Hong Kong developers talk up real estate, China Citic surges 10%, Japan awaits rescue package

In Asia Friday China's Shanghai Composite Index rose 1.6%, closing at 3,317. In Hong Kong the Hang Seng fell 0.3% to end the day at 22,498 and in Japan the Nikkei Index closed at 10,023 -- a gain of 0.5%

In Hong Kong, influential property developers joined forces in putting a positive spin on the territory's growth potential as the chairman of Hang Lung Properties, Ronnie Chan, told Bloomberg that property was a "good bet." Earlier this week Henderson Land chairman Lee Shau-kee predicted a 10% rise in 2010 for the already overheated property market. Today Henderson Land (HLDVF) lost 2.3% and Hang Lung (HLPPY) gained 1.5% as investors contemplate whether prices are under control.

So far this year property values have skyrocketed 30% and developers have petitioned the government to release more land for development. The rocky terrain of the small island is government-controlled, with administrators doling out leases for small parcels of land where engineers design tall towers to maximize the saleable space. Prices in Hong Kong have always swung broadly. During the outbreak of SARS, glamorous flats could be snapped up for 50% of their value.

Other big movers on the Hong Kong exchange included Li & Fung (LFUGF), which supplies masses of clothes and toys to Wal-Mart and Target in the U.S, and fell 3.8% today. Brilliance China Automotive Holdings (CBAMF) tumbled 7.4% and information technology company Futong Technology Development Holdings soared 38% on its debut on the exchange.

In China, banks led gains with China Citic Bank (CHBJF) rising to its 10% daily maximum after an announcement that Spain's Banco Bilbao Vizcaya Argentaria will pay $1.51 billion to raise its stake in the bank to 15% in the hopes of boosting trade between the two countries. Bank of China (BACHY) rose 3.4% and Industrial & Commercial Bank of China (IDCBY) climbed 2.9%.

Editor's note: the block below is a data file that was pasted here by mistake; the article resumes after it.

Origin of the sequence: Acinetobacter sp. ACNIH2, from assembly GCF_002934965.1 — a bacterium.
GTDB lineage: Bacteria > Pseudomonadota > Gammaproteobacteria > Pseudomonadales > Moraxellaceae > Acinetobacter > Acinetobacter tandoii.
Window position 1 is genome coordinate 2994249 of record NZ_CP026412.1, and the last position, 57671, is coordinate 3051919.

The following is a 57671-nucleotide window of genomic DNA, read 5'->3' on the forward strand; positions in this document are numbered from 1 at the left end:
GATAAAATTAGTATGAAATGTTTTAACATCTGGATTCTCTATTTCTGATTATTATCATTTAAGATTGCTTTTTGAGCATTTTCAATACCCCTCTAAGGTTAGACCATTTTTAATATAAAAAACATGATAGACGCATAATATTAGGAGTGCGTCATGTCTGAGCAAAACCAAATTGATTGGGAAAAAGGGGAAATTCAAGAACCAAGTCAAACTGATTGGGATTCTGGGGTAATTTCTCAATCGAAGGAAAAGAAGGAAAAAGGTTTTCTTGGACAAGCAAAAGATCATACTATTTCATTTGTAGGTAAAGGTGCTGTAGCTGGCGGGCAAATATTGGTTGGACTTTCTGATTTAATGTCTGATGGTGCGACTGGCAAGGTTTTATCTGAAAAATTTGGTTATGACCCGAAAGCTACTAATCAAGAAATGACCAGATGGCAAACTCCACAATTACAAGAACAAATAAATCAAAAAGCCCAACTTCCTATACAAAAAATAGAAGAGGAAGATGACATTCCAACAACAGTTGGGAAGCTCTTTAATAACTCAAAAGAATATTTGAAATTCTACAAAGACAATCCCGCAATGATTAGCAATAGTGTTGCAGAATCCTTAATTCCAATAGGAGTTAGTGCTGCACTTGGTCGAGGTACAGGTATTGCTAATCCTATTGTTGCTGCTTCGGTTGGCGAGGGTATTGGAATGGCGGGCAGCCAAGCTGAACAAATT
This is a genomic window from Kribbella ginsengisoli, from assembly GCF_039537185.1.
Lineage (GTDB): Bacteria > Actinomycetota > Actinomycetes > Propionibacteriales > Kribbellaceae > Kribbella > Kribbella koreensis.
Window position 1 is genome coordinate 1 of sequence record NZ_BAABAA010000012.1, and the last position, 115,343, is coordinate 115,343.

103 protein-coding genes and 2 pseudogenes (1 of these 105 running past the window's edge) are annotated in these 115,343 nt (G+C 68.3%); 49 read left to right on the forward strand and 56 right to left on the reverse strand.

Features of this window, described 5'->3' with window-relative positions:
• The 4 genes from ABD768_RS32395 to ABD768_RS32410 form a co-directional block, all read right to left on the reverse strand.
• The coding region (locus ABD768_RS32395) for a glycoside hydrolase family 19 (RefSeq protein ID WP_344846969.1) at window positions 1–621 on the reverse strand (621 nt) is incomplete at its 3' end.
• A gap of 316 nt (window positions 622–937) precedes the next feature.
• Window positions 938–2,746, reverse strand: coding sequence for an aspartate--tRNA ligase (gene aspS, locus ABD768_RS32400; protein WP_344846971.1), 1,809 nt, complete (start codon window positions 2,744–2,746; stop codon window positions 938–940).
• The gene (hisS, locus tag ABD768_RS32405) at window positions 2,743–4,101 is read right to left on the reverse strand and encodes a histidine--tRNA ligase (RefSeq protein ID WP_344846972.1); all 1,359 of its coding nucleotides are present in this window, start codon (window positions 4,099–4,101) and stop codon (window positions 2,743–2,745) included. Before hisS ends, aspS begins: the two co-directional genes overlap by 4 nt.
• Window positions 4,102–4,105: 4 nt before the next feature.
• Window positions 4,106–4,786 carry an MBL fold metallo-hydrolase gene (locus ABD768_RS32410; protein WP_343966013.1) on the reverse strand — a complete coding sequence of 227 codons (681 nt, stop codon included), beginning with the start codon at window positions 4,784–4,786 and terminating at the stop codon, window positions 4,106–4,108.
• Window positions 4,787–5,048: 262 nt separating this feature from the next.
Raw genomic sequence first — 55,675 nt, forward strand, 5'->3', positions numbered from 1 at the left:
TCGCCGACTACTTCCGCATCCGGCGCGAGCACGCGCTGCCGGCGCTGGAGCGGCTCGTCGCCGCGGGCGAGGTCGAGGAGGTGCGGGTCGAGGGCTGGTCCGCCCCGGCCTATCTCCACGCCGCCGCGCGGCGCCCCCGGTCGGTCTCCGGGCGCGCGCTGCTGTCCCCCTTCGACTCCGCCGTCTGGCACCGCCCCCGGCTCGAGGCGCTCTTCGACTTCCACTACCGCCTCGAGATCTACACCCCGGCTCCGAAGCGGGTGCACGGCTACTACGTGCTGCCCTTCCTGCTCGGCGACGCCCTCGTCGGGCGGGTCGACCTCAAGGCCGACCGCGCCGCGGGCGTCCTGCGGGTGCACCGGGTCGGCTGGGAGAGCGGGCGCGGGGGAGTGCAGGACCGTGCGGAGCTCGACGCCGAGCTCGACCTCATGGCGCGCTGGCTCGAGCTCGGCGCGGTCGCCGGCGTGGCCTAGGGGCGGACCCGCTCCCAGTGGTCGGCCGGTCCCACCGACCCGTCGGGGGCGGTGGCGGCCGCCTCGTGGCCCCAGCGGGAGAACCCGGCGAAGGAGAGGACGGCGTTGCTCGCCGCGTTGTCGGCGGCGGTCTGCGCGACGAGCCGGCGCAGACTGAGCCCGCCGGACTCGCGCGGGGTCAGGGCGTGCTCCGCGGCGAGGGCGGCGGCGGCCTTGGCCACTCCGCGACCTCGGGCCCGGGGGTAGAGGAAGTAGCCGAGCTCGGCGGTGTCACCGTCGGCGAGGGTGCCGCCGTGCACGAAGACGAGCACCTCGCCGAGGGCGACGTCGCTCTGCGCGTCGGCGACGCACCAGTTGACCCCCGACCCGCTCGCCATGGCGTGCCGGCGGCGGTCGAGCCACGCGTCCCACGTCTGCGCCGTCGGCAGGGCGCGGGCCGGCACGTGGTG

In Japan investors anxiously awaited news from the government, which said it planned to unveil a stimulus package that could total as much as $46 billion. But the ministerial meeting was unlikely to happen today as the country's political parties could not agree on the size of the package, according to CNBC. Meanwhile, a fall in the value of the yen prompted shares in companies dependent on overseas sales to rise. Canon (CAJ) posted a 2.8% gain and Sony (SNE) added 1.4%. Word was also out today that Sony's CEO Howard Stringer was hatching a new plan to stream Sony movies and music through devices like the company's PlayStation 3 in an effort to increase the company's revenue.

Meanwhile, major Japanese lender Takefuji (TAKAY) nosedived 9.4% as Moody's cut its credit rating to below "junk." According to Bloomberg, the lender has reported more than $8 billion in losses over the past 3 years and is now desperately offering to convert bonds into cash for a percentage of the value. Investors can only hope that a rescue package arrives soon.

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